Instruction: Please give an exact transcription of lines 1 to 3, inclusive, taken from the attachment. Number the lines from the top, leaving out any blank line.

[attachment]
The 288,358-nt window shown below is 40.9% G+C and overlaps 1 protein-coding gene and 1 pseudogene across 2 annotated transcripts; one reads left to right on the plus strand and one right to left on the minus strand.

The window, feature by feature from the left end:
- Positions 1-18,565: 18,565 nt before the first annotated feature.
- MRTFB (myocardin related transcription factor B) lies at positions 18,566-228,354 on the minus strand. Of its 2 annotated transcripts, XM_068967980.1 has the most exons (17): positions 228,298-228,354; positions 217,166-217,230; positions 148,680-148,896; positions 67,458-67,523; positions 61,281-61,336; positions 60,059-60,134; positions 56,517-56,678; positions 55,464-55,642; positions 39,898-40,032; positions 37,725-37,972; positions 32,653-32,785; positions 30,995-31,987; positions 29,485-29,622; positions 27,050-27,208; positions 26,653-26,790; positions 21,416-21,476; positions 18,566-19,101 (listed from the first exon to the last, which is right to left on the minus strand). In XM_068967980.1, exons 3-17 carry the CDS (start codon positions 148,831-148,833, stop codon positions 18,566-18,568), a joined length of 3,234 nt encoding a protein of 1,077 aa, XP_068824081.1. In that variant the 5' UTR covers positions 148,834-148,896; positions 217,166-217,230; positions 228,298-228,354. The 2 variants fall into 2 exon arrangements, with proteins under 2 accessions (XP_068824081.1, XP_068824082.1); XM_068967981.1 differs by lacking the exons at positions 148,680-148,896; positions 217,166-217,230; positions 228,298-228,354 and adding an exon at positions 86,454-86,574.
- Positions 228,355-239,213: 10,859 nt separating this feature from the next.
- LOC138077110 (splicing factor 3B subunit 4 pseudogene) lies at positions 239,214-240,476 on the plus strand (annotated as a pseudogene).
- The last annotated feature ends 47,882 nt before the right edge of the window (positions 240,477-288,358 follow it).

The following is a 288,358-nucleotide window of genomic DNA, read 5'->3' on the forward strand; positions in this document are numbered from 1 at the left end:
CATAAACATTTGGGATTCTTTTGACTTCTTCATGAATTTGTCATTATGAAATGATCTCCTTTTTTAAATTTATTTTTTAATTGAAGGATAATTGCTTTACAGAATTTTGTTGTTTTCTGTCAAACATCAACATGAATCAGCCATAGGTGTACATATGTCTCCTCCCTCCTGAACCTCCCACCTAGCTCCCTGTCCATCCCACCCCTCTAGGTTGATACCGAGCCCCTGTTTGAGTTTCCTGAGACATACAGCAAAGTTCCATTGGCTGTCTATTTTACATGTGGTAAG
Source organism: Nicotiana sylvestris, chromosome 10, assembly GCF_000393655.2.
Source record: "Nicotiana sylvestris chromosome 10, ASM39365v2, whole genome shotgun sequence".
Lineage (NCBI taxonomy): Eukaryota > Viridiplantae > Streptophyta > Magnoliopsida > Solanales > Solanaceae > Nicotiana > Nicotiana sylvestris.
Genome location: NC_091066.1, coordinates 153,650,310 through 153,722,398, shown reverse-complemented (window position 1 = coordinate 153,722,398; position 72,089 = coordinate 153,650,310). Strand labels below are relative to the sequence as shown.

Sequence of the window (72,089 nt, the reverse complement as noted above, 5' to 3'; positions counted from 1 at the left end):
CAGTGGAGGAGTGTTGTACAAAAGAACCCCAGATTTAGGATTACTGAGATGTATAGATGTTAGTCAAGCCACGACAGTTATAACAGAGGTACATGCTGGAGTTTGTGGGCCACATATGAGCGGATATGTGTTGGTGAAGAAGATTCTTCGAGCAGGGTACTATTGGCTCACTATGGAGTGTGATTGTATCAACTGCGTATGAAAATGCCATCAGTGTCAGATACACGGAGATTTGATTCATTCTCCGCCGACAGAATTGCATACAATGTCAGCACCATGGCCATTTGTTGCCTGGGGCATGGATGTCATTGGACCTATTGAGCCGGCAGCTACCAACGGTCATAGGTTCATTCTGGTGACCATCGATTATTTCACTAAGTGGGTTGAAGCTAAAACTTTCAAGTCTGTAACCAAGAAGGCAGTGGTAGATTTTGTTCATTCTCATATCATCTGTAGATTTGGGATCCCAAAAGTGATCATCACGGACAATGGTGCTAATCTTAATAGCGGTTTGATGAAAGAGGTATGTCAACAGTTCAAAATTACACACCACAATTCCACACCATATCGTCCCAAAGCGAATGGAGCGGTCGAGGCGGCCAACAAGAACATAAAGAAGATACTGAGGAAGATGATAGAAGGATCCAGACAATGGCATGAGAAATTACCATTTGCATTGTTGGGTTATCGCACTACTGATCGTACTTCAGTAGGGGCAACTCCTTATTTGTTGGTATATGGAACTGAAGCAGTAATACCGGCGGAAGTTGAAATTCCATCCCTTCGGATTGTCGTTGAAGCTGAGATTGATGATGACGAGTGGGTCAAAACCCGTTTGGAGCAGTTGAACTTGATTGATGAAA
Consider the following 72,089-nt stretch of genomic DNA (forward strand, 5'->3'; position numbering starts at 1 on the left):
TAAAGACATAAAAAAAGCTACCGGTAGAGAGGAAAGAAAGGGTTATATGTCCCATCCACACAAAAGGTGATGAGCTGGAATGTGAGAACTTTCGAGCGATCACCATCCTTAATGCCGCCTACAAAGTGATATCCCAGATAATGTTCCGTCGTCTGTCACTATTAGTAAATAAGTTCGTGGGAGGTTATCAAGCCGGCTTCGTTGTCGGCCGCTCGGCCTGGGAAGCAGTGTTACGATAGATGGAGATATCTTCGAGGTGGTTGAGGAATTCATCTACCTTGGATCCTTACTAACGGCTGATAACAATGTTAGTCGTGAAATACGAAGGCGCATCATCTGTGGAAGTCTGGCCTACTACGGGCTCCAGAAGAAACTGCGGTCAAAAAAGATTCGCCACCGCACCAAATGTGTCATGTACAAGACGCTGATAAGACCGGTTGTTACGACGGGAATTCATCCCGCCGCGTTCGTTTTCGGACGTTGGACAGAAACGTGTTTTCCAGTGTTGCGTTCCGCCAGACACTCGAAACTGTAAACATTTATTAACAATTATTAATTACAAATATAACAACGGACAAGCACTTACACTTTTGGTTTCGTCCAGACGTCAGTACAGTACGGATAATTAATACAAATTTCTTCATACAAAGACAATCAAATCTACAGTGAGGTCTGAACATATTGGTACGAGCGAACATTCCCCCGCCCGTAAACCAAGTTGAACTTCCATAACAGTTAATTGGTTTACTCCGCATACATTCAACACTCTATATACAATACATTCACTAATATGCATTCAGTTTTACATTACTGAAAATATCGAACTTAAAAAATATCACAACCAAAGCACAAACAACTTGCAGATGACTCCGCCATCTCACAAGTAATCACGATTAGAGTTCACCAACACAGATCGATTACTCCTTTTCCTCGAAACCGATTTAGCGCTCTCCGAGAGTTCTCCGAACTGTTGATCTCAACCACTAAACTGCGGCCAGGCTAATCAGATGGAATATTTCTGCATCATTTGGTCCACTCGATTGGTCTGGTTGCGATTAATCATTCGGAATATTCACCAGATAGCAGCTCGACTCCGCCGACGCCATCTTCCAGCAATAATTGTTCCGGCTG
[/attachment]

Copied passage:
The 288,358-nt window shown below is 40.9% G+C and overlaps 1 protein-coding gene and 1 pseudogene across 2 annotated transcripts; one reads left to right on the plus strand and one right to left on the minus strand.

The window, feature by feature from the left end:
- Positions 1-18,565: 18,565 nt before the first annotated feature.